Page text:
Winning isn’t everything – or, more to the point, winning can be measured in different ways.
The Mexico national 7s team lost all three pool play matches Saturday at the Pan-Am Games, but there was still plenty to mile about.
There was the crowd at Tlaquepaque Stadium, cheering lustily for Mexico all day, wearing Mexico shirts (and Serpientes hair adornments) and waiting to meet their heroes after the final game. There was the fact Mexico got to host the first Olympic-style rugby event in the Western Hemisphere. There was the fact that Mexico might have lost their games, but they were close.
“Having this crowd here is hard to describe, it was a tremendous feeling,” said Mexico captain Jorge Bermudez. “We all felt a lot of pride playing here and hosting the tournament. And to have the fans support us like this is incredible.”
Mexico got a huge cheer early on when they scored first in their match with heavily-favored Argentina.
“We talked about wanting to score first and seeing where things went from there,” said Bermudez. “Yes we lost that game, but if you saw where we were a few years ago – losing by 50, 60 points, you’d see we’ve come far. Now we are competitive. We wanted to score that last try [which would have tied their game against Guyana] and we tried. Everybody put so much heart into how we play. It didn’t happen, but we know we’ve improved.”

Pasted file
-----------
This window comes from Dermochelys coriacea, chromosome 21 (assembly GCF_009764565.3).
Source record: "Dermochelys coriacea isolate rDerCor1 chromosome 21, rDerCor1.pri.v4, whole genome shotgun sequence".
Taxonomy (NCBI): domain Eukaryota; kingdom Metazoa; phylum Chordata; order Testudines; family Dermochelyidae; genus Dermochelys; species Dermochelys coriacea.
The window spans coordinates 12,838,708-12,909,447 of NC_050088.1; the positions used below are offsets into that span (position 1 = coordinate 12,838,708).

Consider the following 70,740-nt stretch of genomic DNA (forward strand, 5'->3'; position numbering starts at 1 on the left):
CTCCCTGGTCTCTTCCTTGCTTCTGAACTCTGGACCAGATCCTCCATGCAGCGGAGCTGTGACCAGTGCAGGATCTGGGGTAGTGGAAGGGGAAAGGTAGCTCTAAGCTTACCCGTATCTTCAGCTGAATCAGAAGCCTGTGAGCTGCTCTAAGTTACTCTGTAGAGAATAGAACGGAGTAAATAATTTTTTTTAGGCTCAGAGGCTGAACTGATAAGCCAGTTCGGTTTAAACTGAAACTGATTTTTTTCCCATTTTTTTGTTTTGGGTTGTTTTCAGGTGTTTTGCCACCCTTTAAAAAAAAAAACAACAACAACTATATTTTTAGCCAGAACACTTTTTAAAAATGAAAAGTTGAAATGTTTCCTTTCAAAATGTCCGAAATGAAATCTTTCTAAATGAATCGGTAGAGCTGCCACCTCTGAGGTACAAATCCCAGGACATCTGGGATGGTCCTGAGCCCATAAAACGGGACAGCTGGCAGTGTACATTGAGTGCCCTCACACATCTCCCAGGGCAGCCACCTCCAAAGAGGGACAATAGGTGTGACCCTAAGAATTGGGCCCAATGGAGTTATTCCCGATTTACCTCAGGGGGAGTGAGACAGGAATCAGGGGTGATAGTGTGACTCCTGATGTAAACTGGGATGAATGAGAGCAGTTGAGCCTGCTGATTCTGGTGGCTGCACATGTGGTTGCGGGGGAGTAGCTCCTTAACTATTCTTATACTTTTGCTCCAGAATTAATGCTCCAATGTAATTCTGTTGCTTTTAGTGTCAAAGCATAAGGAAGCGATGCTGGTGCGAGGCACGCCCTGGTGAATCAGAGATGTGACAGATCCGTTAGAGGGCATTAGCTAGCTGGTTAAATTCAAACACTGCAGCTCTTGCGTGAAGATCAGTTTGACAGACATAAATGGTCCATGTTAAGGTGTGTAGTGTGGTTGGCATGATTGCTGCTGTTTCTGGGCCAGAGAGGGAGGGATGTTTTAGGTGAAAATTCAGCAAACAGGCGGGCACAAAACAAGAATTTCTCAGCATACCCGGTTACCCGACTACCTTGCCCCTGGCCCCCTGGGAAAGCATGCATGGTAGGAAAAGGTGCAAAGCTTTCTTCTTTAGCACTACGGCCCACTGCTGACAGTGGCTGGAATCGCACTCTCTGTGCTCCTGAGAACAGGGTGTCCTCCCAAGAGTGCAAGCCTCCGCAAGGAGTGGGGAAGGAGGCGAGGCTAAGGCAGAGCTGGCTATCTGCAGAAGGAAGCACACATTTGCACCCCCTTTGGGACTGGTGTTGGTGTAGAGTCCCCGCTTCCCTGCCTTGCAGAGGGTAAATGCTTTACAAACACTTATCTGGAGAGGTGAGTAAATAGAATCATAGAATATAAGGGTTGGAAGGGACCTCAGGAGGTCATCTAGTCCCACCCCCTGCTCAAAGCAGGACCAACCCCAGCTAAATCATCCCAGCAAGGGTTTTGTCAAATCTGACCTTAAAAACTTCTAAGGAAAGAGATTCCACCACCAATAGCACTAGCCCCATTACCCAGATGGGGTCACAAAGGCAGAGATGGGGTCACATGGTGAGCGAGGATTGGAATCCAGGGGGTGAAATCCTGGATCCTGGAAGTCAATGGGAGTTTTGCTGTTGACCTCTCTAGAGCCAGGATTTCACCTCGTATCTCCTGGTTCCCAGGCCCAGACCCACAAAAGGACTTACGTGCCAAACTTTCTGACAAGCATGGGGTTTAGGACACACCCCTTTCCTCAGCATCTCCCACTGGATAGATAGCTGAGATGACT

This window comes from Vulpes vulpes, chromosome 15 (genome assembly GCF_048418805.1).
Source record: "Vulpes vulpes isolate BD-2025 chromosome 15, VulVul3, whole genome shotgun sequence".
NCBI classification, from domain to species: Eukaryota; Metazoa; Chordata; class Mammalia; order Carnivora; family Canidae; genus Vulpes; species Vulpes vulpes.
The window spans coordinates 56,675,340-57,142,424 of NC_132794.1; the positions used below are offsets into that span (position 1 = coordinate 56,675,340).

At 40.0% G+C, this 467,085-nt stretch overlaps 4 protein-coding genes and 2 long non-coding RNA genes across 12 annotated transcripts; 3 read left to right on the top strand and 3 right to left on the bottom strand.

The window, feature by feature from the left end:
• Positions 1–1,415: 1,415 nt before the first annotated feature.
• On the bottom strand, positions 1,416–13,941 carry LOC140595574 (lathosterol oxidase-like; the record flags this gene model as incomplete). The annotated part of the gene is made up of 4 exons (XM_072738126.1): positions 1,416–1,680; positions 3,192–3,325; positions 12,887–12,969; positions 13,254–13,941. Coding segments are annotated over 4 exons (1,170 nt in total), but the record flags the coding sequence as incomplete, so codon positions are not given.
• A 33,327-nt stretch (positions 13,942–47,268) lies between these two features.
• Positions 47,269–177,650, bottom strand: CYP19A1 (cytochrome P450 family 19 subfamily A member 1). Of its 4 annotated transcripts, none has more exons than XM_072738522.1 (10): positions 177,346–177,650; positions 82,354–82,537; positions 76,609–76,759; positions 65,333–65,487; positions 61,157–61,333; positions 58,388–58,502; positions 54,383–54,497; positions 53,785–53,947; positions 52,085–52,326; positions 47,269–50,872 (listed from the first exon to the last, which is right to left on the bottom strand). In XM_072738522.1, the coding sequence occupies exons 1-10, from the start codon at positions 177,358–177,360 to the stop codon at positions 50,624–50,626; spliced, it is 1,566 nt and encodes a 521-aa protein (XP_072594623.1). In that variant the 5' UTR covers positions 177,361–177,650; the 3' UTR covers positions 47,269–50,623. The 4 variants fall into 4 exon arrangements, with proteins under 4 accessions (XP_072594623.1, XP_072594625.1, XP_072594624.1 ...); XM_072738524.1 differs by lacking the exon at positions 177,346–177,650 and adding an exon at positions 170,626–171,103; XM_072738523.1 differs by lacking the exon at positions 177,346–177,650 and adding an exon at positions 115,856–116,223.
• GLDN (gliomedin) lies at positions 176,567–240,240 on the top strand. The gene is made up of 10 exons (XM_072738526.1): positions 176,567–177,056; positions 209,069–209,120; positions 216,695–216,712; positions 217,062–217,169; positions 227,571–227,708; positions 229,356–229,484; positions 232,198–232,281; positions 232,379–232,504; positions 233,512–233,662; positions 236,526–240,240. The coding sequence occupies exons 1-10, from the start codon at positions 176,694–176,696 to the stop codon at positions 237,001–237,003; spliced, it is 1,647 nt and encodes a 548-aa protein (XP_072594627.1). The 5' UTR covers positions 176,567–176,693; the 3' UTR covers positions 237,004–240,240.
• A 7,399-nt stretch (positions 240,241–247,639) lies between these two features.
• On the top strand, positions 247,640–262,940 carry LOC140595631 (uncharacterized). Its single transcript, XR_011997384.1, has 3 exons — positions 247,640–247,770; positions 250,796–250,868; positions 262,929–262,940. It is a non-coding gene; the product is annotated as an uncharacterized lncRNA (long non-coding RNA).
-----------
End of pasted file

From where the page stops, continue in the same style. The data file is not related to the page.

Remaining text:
Mexico is soccer mad. Soccer dominates the sporting landscape well ahead of any other sport. And in that sense, it means every other sport is a fringe sport, and can survive in that arena. Rugby is certainly growing, and the 7s Serpientes is largely home-grown, where a few years ago it drew heavily from Mexican-Americans living and playing in the USA.
Now they have their own rugby stadium, and their fans got to see their team play in a major international event.
“It’s a great moment for us,” said Bermudez.